Gharebaghi N, Nejadrahim R, Mousavi SJ, Sadat-Ebrahimi SR, Hajizadeh R. The use of intravenous immunoglobulin gamma for the treatment of severe coronavirus disease 2019: a randomized placebo-controlled double-blind clinical trial. BMC Infect Dis. 2020;20(1):786.
El-Zein RS, Cardinali S, Murphy C, Keeling T. COVID-19-associated meningoencephalitis treated with intravenous immunoglobulin. BMJ Case Rep. 2020. https://doi.org/10.1136/bcr-2020-237364.
Muccioli L, Pensato U, Bernabè G, Ferri L, Tappatà M, Volpi L, et al. Intravenous immunoglobulin therapy in COVID-19-related encephalopathy. J Neurol. 2020. https://doi.org/10.1007/s00415-020-10248-0.
Freire-Álvarez E, Guillén L, Lambert K, Baidez A, García-Quesada M, Andreo M, et al. COVID-19-associated encephalitis successfully treated with combination therapy. Clin Infect Pract. 2020;7:100053.
Prete M, Favoino E, Catacchio G, Racanelli V, Perosa F. SARS-CoV-2 infection complicated by inflammatory syndrome. Could high-dose human immunoglobulin for intravenous use (IVIG) be beneficial? Autoimmun Rev. 2020;19(7):102559.
Rojas M, Rodríguez Y, Monsalve DM, Acosta-Ampudia Y, Camacho B, Gallo JE, et al. Convalescent plasma in Covid-19: possible mechanisms of action. Autoimmun Rev. 2020. https://doi.org/10.1016/j.autrev.2020.102554.
Aljaberi R, Wishah K. Positive outcome in a patient with coronavirus disease 2019 and common variable immunodeficiency after intravenous immunoglobulin. Ann Allergy Asthma Immunol. 2020;125(3):349–50.
Quinti I, Lougaris V, Milito C, Cinetto F, Pecoraro A, Mezzaroma I, et al. A possible role for B cells in COVID-19? Lesson from patients with agammaglobulinemia. J Allergy Clin Immunol. 2020;146(1):211-3.e4.
Sakoulas G, Geriak M, Kullar R, Greenwood K, Habib M, Vyas A, et al. Intravenous immunoglobulin (IVIG) significantly reduces respiratory morbidity in COVID-19 pneumonia: a prospective randomized trial. MedRxiv. 2020. https://doi.org/10.1101/2020.07.20.20157891v1.
Liu Y, Sun W, Li J, Chen L, Wang Y, Zhang L, et al. Clinical features and progression of acute respiratory distress syndrome in coronavirus disease 2019. MedRxiv. 2020. https://doi.org/10.1101/2020.02.17.20024166v3.
Pei L, Zhang S, Huang L, Geng X, Ma L, Jiang W, et al. Antiviral agents, glucocorticoids, antibiotics, and intravenous immunoglobulin in 1142 patients with coronavirus disease 2019: a systematic review and meta-analysis. Pol Arch Intern Med. 2020;130(9):726–33.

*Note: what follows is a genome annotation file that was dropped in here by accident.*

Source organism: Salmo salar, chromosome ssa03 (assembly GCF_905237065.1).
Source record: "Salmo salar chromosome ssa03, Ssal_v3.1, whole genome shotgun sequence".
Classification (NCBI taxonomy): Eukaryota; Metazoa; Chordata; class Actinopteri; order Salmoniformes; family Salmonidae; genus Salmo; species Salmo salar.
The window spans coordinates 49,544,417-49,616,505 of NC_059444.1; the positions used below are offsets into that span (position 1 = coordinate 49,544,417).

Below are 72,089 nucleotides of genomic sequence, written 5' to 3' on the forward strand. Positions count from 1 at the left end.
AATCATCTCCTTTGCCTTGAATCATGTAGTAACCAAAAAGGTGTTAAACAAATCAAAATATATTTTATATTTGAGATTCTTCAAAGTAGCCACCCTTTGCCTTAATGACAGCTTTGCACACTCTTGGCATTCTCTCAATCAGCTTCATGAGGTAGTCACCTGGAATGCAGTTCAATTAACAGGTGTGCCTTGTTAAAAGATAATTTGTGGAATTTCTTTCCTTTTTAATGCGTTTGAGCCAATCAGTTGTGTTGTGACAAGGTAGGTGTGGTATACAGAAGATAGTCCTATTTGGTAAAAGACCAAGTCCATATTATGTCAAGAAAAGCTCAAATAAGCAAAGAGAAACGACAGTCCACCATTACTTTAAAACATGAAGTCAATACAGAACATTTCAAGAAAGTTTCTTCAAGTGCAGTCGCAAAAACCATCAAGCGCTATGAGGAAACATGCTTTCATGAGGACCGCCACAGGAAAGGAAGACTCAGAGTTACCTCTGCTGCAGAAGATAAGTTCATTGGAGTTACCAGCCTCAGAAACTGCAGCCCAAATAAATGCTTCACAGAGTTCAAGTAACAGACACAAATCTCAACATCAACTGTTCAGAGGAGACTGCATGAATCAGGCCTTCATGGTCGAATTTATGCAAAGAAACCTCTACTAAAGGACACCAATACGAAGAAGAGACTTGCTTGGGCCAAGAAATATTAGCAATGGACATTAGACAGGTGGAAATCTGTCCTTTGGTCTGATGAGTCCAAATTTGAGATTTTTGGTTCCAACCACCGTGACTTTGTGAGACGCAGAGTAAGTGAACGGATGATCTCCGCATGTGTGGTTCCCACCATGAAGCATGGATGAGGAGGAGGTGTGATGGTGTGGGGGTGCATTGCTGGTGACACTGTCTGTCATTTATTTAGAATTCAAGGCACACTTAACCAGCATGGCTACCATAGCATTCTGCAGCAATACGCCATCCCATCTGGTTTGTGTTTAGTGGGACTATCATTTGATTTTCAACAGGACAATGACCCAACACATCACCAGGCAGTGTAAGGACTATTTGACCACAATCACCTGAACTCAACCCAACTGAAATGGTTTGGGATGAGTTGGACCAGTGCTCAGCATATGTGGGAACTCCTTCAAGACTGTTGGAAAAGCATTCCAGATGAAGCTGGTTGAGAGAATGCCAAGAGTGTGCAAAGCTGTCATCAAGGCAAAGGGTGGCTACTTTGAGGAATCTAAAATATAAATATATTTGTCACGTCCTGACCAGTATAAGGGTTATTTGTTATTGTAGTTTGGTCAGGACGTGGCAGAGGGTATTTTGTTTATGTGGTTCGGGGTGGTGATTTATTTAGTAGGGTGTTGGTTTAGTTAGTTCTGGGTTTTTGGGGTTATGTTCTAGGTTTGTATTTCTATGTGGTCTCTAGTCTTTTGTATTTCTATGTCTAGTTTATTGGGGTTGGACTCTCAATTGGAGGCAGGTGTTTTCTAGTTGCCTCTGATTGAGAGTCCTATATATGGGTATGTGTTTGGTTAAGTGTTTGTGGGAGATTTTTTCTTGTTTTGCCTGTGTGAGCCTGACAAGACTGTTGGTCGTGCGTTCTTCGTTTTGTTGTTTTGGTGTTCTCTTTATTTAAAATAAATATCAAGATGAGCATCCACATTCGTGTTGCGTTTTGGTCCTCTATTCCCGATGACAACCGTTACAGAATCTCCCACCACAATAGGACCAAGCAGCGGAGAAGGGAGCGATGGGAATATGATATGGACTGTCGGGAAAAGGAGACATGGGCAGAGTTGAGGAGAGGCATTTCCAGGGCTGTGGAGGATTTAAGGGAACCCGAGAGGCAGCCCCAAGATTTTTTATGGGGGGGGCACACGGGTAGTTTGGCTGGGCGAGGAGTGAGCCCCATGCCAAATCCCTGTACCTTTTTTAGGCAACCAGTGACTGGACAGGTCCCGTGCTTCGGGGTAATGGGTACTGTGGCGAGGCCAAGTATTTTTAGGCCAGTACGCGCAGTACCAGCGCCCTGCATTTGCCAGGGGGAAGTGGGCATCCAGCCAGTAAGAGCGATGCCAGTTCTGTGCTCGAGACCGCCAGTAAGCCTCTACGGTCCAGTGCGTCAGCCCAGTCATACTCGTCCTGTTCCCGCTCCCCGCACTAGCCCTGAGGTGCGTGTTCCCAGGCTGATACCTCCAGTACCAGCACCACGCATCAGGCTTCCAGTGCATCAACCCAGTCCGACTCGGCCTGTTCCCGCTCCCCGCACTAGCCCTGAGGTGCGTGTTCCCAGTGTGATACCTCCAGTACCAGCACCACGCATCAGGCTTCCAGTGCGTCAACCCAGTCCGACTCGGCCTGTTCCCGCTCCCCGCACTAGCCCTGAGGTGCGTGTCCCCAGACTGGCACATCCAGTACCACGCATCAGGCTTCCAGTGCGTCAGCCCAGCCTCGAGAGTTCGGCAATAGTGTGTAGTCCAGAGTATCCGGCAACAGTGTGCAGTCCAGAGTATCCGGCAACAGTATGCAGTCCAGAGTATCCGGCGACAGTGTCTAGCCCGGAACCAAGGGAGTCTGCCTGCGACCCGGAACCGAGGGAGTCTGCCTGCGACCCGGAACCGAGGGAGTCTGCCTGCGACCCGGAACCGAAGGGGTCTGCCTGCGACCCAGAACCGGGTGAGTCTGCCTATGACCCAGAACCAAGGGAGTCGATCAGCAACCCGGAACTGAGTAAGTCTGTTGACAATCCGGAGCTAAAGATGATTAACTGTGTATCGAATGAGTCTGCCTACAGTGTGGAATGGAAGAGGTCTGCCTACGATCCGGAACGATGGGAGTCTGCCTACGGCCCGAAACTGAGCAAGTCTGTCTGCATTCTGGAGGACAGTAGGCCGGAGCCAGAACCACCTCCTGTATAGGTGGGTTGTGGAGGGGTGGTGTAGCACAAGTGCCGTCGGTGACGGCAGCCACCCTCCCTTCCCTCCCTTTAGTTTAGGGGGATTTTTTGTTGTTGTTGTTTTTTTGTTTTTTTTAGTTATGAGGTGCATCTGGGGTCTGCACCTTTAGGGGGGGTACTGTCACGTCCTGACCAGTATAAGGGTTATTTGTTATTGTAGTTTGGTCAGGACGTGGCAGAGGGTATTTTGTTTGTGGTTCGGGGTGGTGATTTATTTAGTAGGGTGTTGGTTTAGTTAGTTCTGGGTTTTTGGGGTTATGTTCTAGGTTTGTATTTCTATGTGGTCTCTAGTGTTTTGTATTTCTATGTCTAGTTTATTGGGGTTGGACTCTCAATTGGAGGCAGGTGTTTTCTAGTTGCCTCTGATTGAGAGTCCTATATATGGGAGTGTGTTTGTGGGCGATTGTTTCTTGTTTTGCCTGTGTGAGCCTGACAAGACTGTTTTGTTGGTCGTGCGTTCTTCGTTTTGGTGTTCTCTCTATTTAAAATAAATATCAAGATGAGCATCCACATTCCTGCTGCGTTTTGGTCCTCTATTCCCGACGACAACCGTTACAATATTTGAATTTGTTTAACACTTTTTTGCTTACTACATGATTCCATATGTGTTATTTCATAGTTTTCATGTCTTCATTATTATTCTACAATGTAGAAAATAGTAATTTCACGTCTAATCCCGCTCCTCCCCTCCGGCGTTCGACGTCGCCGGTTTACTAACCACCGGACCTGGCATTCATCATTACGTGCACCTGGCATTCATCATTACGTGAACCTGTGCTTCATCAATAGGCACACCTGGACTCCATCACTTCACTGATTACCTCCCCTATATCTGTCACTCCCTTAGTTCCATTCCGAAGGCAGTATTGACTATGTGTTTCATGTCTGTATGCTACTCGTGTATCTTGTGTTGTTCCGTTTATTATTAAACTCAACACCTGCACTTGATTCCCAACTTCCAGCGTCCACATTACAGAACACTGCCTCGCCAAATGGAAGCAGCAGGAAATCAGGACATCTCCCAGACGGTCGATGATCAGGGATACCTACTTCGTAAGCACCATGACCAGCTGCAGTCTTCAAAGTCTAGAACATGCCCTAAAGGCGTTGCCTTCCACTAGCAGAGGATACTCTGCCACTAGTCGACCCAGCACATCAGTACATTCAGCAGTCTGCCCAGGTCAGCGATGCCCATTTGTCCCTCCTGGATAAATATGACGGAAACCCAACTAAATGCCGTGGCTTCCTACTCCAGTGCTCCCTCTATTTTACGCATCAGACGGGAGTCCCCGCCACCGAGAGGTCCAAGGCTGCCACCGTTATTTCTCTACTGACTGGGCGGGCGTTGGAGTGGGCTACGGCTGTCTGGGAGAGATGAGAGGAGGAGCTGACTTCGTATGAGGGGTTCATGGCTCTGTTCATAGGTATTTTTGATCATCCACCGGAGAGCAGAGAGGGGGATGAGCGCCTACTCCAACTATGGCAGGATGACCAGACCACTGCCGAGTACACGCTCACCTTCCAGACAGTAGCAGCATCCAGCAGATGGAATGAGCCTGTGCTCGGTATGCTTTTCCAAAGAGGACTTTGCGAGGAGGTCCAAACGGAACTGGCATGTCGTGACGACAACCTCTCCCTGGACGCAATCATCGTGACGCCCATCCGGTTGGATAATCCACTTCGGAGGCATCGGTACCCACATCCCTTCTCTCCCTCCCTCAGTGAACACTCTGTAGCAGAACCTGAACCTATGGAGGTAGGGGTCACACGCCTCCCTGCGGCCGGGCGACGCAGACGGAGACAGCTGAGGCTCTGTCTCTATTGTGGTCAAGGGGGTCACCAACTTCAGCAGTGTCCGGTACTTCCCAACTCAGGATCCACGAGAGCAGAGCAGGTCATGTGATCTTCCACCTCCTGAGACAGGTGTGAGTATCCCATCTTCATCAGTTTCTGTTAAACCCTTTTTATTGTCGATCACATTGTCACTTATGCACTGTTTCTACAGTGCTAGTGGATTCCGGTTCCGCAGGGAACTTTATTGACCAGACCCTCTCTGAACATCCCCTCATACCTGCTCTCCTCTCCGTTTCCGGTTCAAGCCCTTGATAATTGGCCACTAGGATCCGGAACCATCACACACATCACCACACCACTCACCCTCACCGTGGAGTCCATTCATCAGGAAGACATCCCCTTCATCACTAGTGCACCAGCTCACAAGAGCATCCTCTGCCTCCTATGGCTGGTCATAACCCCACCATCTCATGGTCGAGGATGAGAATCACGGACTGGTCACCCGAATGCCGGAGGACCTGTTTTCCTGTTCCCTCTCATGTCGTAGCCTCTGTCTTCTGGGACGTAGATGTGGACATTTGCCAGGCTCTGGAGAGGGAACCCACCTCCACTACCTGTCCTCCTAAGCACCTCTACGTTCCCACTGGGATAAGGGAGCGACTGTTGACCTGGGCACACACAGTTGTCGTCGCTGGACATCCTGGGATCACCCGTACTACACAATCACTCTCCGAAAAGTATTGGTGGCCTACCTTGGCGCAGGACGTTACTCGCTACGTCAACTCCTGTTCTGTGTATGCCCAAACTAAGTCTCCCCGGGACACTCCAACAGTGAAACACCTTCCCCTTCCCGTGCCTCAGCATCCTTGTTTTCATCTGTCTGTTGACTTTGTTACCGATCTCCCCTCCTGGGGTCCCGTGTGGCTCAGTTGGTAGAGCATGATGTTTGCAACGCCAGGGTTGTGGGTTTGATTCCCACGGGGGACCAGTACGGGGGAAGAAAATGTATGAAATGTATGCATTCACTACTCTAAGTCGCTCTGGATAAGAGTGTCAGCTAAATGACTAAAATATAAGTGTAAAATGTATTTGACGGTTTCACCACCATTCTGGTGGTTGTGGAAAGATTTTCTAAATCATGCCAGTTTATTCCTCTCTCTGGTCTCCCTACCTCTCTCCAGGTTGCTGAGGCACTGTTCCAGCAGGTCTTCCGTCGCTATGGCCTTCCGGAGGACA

Zhang L, Liu Y. Potential interventions for novel coronavirus in China: a systematic review. J Med Virol. 2020;92(5):479–90.
Tabarsi P, Barati S, Jamaati H, Haseli S, Marjani M, Moniri A, et al. Evaluating the effects of Intravenous Immunoglobulin (IVIg) on the management of severe COVID-19 cases: A randomized controlled trial. Int Immunopharmacol. 2020;90:107205.
Moradimajd P, Samaee H, Sedigh-Maroufi S, Kourosh-Aami M, Mohsenzadagan M. Administration of intravenous immunoglobulin in the treatment of COVID-19: A review of available evidence. J Med Virol. 2021;93(5):2675–82.
Schwaiger J, Karbiener M, Aberham C, Farcet MR, Kreil TR. No SARS-CoV-2 neutralization by intravenous immunoglobulins produced from plasma collected before the 2020 pandemic. J Infect Dis. 2020;222(12):1960–4.
Hartmann J, Klein HG. Supply and demand for plasma-derived medicinal products—a critical reassessment amid the COVID-19 pandemic. Transfusion. 2020;60(11):2748–52.
Stiehm ER. Adverse effects of human immunoglobulin therapy. Transfus Med Rev. 2013;27(3):171–8.
Lünemann JD, Nimmerjahn F, Dalakas MC. Intravenous immunoglobulin in neurology–mode of action and clinical efficacy. Nat Rev Neurol. 2015;11(2):80–9.
Huang L, Kanellis J, Mulley W. Slow and steady. Reducing thrombotic events in renal transplant recipients treated with IVIg for antibody-mediated rejection. Nephrology (Carlton). 2011;16(2):239–42.
Soy M, Keser G, Atagündüz P, Tabak F, Atagündüz I, Kayhan S. Cytokine storm in COVID-19: pathogenesis and overview of anti-inflammatory agents used in treatment. Clin Rheumatol. 2020;39(7):2085–94.